PCI: Who Will Win the 2021 World Series?
Providence College Investigates: The MLB
The New York Yankees
By Margaret Maloney ’23
In 2020, the New York Yankees lost a tough battle against the Tampa Bay Rays in the American League Division Series, losing three games to two. The Yankees largely missed out on the World Series last year because of their weaknesses in pitching and hitting. These deficiencies have been accounted for in the offseason and will help lead the Yankees to victory in the World Series in 2021.
On April 1, Yankee Stadium came alive again to watch the Yankees face the Toronto Blue Jays. The game went to 10 innings, and New York fell short with a 3-2 loss. But this first loss of the season does not reflect the potential that the team has to make it all the way. The Yankees’ starting pitcher for this game, Gerrit Cole, has won many games for the team in the past because of his unstoppable pitching.
Sarah Langs of MLB.com puts Cole at the top of tier one in her 2021 starting pitcher rankings. “Cole has 696 strikeouts since the start of 2018, 61 more than any other pitcher in that span,” reported Langs. “He’s posted a sub-2.90 ERA in each of the past three seasons, including a 2.84 mark in 73 innings in his debut season with the Yankees in 2020.”
While Cole did not perform to the best of his ability on Opening Day, this does not mean the rest of his season will continue this way. Gerrit Cole has great potential to be the best pitcher in the league and to carry his team to the World Series in 2021.
Another key player for the Yankees this season is starting second baseman, DJ LeMahieu, who has been their most valuable player for two years running. LeMahieu signed a six-year, $90 million deal with New York in January. He is coming off a season in which he led the American League with a .364 batting average, a .421 on-base percentage and a 1.011 OPS, also pacing the league with a 177 OPS+.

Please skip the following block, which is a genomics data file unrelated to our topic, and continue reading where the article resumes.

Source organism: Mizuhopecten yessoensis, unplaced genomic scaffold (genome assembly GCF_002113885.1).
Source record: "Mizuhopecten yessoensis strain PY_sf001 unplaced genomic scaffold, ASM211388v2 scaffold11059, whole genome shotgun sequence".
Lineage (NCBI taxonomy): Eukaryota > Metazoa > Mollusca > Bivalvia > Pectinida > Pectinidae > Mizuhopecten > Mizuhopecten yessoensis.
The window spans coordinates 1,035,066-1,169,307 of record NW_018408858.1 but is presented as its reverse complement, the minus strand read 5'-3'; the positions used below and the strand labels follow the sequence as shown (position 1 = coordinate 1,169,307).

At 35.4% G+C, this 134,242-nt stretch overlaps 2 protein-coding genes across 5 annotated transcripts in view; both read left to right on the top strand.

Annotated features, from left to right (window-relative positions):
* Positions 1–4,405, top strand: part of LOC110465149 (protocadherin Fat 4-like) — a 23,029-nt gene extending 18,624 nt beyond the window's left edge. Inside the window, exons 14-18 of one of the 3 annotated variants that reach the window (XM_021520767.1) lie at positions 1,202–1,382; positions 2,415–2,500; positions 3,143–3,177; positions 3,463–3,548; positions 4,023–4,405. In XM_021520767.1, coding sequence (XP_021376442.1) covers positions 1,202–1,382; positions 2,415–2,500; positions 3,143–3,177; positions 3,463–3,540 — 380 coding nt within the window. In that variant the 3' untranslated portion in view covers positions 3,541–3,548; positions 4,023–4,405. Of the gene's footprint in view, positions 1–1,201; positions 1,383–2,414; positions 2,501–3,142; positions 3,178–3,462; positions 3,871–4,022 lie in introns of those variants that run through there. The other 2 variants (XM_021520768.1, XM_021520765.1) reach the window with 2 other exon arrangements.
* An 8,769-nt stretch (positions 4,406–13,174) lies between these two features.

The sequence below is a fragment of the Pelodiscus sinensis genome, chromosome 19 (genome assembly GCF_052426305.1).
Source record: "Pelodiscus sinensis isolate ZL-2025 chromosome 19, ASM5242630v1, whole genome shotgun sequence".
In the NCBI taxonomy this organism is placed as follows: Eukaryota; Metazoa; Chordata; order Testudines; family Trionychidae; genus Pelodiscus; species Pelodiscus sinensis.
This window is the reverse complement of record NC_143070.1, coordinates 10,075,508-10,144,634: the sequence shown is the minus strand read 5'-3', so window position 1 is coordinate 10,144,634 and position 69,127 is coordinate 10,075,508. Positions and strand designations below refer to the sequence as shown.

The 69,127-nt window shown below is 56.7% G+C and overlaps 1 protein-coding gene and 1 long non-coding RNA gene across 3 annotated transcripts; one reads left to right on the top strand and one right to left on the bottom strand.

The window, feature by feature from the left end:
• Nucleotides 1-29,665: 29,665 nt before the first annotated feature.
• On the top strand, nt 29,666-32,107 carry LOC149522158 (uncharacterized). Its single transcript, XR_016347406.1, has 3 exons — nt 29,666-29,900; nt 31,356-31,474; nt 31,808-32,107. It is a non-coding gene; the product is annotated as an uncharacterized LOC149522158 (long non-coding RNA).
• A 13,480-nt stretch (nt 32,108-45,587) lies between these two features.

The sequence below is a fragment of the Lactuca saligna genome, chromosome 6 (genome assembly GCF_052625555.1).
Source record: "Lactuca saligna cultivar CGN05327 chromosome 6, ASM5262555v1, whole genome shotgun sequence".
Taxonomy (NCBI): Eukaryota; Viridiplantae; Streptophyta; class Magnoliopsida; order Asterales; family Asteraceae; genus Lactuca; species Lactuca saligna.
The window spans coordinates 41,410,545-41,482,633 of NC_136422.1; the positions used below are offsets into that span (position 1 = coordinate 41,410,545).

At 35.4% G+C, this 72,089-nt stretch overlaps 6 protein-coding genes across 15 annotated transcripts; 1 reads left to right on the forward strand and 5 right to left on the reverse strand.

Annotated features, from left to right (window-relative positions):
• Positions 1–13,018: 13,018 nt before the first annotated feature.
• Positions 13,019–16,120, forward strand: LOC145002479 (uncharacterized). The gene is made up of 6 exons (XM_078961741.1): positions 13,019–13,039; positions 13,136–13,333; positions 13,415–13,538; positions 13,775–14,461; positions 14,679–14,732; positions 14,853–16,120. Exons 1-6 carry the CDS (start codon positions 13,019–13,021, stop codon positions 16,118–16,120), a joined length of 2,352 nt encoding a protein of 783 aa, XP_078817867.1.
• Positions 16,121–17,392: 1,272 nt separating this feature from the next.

LeMahieu, so far in 2021, has a batting average of .300, a .382 on-base percentage, and a .799 On-base-plus-slugging-percentage, which predicts a very promising season for him as a baseman and as a batter. LeMahieu will play a crucial role in leading the Yankees to the World Series, and considering his performance so far, he will execute to his full potential.
There is much talk of the Los Angeles Dodgers winning for the second year in a row and continuing on their hot streak. However, the Yankees have a retooled roster of talented players, which will allow them to take home a World Series win.
The Philadelphia Phillies
By Ben Bilotti ’23
The common picks to win it all this season are the Dodgers, Yankees, Padres, Braves, Mets, and White Sox. While these are all strong choices, I am going to go a different route. My pick to win the Fall Classic this year is the Philadelphia Phillies, a true “dark horse.”
Simply put, the Phillies were not great last season. In a shortened 60-game season, the Phillies finished below .500 with a 28-32 record. However, this was largely due to a flawed bullpen. Last season the bullpen was historically bad, posting a 7.06 combined earned-run average. That is the second-worst bullpen ERA in Major League history.
The Phillies’ front office recognized this was a clear problem and took action. In the offseason, they acquired Archie Bradley, Jose Alvarado, and Brandon Kintzler, who are all relief pitchers who have had success in the past. The bullpen was not the only area improved, as key pieces were added to the starting rotation as well, such as veterans Matt Moore and Chase Anderson.
It is still early in the season, but, so far, all offseason acquisitions have contributed in a positive manner. These new additions, paired with rotation staples Aaron Nola, Zack Wheeler, and Zach Elfin, make up a very serviceable rotation. If all goes well, it could be one of the best in baseball.
The pitching staff is well-rounded and improved, which brings us to the lineup. When everyone is healthy, the Phillies’ lineup is prolific. Players such as Rhys Hoskins, Didi Gregorius, and Andrew McCutchen are all looking to bounce back and contribute. Gregorius and Hoskins have already shown their power strokes are back. The Phillies also have the best catcher in baseball, J.T. Realmuto, who is a top-tier defensive catcher and the best hitting catcher in the game. He can also move down the base paths, proving that he truly impacts the game on all levels.
The Phillies also have Bryce Harper. The narrative over the years is that the $330-million man is overrated. I believe the opposite. Advanced statistics (as well as the eye test) prove that Harper is an above-average player. His average exit velocity, walk percentage, and advanced metrics such as expected batting average all put Harper in the 90th percentile or higher. These statistics are impressive and prove that Harper is going to be a key contributor to the Phillies’ offense.